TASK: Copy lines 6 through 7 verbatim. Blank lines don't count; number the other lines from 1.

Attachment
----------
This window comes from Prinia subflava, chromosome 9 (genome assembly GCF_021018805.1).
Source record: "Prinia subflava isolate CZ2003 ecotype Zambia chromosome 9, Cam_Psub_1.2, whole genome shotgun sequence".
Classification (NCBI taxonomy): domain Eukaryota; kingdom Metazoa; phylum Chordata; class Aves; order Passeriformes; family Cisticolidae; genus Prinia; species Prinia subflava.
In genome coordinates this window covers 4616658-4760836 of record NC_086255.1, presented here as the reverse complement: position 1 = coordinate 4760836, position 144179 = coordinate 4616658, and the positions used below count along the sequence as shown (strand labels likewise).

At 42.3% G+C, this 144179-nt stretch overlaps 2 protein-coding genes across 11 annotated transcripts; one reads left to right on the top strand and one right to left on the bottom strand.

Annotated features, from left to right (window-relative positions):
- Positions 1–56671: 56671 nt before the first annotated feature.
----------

Annotated features, from left to right (window-relative positions):
- Positions 1–56671: 56671 nt before the first annotated feature.